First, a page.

Review Round-Up: Maladies

Many of us have mixed feelings about James Franco. He was so adorably spacey in Freaks and Geeks, so mainstream in Spider-man, so solid in Milk, and so unbearably pretentious pretty much everywhere else.

When it gets to be too much, just do what I do and watch him squirm in 127 Hours.

Franco recently seems to be indulging himself in a series of personal projects—a bizarre and apparently ironic gig on General Hospital and the film Erased James Franco in which he acts out all parts of scenes from his past films—and his latest effort, Maladies, seems to fall in line with his recent pattern of offbeat, somewhat indulgent choices.

A collaboration with one-name writer/director Carter (who also brought Erased James Franco to life), Maladies stars Franco as (who else) James, a soap opera actor turned writer trying to embark upon a career as a novelist. Playing what appears to be a 1960s-era fictionalized version of himself, Franco-as-James is a “tortured, infantile artist, obsessed with creation and death” who suffers from an unidentified mental illness, and is surrounded by a handful of similarly eccentric characters (skillfully portrayed by Fallon Goodson, Catherine Keener, and David Strathairn) and a narrator that only he can hear. Through its chaotic structure and unconventional characters, Carter uses Maladies to question the relationship between creativity and mental illness and what it means to define someone as mentally ill – even going so far as to suggest that mental illness is “really all in our heads” (pun intended?).

Though screened at some festivals last year, Maladies was released online March 25th, and is now receiving widespread critical reaction. Let’s take a look at what the reviews have to say:

Maladies is a film dealing with deep issues at a humble pace that doesn’t try to answer all of the questions it raises, a refreshing break from the constant stream of would-be genre-defining epics lately. It consistently brings a smile with witty banter and surprising messes, but manages to make some very serious statements about the way art can, or cannot, endure. Pleasant and deeply thought-provoking with a comfortable 97-minute length, Maladies offers stellar performances and a glimpse of smart movie-making craft with potential.” – Eric Wimer, Columbia Spectator

“It’s not at all clear what Carter and Franco are trying to say about the nature of creativity…and its relation to both mental illness and various forms of unconventional behavior. The film becomes more incoherent as it goes along, culminating in a ludicrous standoff with the police, during which James is covered in shaving cream, and a completely unexplained death. As easy as it is to laugh at Maladies, though, it’s sometimes just as easy to laugh with it. … All of the actors, including Franco, do excellent work, given the limitations imposed upon them by a scenario that doesn’t make a whole lot of sense. Were he a struggling up-and-comer rather than a movie star, the perception of an ambitious misfire like this one would probably be quite different. It’s not a good movie, but it deserves better than mockery.” – Mike D’Angelo, AV Club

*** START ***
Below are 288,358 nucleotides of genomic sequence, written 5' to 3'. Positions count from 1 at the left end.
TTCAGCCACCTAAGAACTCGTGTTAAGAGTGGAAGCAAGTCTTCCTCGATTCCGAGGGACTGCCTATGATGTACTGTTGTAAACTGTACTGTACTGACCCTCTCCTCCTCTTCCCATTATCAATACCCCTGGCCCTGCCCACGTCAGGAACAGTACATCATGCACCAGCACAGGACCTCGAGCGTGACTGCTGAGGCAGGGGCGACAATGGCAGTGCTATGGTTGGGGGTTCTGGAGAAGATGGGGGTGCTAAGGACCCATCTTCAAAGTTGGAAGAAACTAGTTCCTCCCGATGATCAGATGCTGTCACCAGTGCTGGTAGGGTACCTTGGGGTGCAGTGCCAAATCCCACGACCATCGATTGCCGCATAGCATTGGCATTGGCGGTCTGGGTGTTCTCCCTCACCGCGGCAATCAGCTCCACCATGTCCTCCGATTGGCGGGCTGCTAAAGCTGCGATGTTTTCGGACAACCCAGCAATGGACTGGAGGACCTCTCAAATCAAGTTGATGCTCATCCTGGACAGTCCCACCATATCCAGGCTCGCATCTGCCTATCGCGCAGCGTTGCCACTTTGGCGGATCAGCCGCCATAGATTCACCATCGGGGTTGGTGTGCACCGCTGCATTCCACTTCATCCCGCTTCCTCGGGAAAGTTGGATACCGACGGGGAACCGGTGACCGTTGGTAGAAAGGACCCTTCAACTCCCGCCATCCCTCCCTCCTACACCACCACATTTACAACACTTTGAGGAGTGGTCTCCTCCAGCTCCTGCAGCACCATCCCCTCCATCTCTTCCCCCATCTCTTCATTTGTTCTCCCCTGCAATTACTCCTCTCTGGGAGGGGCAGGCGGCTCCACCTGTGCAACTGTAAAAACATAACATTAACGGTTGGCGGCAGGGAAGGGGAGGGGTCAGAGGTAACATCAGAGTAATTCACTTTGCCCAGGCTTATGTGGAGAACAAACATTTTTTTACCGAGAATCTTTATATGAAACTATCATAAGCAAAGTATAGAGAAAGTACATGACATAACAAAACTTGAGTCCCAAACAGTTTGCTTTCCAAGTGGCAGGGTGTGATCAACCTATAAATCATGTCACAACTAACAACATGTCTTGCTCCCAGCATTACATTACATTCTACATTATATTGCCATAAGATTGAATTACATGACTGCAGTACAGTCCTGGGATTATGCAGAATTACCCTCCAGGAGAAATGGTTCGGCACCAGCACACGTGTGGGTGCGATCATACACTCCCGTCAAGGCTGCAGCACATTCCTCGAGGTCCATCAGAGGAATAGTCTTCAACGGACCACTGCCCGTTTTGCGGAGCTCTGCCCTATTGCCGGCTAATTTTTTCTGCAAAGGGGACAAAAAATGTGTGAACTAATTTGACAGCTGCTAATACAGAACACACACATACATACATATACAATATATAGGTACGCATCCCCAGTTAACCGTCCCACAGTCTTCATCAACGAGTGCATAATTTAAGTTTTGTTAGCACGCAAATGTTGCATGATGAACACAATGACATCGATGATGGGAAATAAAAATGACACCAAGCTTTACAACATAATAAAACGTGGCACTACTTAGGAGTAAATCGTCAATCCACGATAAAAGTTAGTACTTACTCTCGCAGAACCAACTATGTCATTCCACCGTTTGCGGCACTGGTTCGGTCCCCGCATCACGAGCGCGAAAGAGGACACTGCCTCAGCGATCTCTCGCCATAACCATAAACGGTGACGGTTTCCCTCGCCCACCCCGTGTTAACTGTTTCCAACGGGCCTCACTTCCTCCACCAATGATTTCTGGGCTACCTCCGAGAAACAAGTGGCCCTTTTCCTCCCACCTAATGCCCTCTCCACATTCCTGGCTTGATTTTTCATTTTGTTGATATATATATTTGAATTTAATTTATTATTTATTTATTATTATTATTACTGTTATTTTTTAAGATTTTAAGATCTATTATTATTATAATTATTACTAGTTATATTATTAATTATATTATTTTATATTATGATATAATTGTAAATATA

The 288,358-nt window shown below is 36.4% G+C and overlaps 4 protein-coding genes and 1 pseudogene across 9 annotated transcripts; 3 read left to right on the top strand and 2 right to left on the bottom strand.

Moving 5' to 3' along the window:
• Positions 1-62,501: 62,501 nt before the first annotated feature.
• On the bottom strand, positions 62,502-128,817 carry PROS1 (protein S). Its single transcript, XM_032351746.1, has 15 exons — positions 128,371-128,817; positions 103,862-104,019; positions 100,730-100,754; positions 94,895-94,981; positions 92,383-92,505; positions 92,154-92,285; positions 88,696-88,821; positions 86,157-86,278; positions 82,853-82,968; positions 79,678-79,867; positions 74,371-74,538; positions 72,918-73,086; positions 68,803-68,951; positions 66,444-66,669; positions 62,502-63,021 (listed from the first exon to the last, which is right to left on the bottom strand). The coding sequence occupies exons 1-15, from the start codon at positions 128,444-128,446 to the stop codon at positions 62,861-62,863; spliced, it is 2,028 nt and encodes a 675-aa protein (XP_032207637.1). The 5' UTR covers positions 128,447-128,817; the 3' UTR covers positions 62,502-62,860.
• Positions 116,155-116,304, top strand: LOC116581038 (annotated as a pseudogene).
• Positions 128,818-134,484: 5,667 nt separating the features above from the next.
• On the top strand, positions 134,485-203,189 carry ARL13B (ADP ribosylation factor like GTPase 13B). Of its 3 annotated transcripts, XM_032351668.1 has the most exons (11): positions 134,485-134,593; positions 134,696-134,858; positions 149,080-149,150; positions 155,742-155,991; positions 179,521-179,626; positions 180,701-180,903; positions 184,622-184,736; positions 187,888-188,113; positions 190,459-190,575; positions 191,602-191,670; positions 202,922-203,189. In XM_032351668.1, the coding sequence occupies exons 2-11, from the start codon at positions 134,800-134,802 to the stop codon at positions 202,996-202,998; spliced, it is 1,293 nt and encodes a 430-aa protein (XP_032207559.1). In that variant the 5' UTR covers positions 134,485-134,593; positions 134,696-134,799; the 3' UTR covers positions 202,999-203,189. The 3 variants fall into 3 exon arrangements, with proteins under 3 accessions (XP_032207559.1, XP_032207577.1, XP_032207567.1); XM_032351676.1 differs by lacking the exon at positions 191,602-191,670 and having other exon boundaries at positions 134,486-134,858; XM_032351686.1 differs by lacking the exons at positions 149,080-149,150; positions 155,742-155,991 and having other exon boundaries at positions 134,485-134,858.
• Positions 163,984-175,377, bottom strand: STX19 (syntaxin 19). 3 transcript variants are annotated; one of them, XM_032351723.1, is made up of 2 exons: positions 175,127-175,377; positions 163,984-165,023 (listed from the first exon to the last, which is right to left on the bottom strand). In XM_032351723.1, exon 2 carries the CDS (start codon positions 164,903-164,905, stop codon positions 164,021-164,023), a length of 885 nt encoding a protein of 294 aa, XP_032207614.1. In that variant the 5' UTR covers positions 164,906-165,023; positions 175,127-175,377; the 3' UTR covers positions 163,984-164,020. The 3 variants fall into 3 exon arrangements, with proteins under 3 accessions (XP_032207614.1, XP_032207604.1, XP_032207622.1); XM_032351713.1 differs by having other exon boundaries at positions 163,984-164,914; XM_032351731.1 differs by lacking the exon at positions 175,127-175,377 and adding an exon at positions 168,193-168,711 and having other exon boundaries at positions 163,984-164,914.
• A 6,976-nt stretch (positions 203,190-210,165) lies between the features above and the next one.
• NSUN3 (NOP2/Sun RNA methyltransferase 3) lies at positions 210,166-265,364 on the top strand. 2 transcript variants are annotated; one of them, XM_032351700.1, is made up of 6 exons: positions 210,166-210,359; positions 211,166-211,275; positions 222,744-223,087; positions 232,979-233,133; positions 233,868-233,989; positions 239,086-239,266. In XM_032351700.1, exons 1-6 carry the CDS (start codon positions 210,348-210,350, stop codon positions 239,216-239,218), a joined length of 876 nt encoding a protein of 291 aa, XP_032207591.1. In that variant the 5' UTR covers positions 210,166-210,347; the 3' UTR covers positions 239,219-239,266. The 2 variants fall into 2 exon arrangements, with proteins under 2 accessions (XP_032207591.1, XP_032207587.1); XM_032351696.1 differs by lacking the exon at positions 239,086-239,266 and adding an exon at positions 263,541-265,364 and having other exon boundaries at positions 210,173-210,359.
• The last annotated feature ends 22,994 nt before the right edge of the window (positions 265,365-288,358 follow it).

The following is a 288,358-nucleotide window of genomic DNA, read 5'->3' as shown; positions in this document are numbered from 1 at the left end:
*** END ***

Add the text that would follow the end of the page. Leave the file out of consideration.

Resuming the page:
“Divided into variously titled chapters (Feelings, Symmetry, I See You), the film attempts to explore its characters' wobbly emotional states via the art they create and, in some cases, destroy. …As James asserts here about art, ‘Everything needs to be made. And it needs to be made by someone.’ Everything, that is, but this tedious cinematic exercise.” – Gary Goldstein, LA Times

“… Maladies is for us best summed up in one word: wasteful. It is wasteful of the considerable talents of a fabulous cast, wasteful of a pleasingly off-kilter visual approach, and wasteful of our time. It is even wasteful of a director whose instincts, no matter how much he may want to kick against them, seem to lie more in the direction of the kind of classical, straightforward story he is at pains here to not give us. Nope, this is a film that Comments On The Creative Process, and Refers To Itself As A Film and Makes Statements About Sexuality And Gender and Has Its Characters Conflate With Their Real-Life Personas—this is nothing so fusty and old-hat as a classically told story. Which is not to say we’re against the idea of filmmakers playing with the form or challenging norms, but only if the result is playful and/or challenging. This is neither—ultimately it’s alienating and not a little dull, in love with the idea of trying to say something deep and meaningful, but simply not having the necessary wisdom. In fact, it only ever connects in the small moments that fall through the cracks of the supposed formal and thematic experimentation—when the fine actors are allowed to walk and talk like real human beings, rather than a collection of tropes.” – Jessica Kiang,


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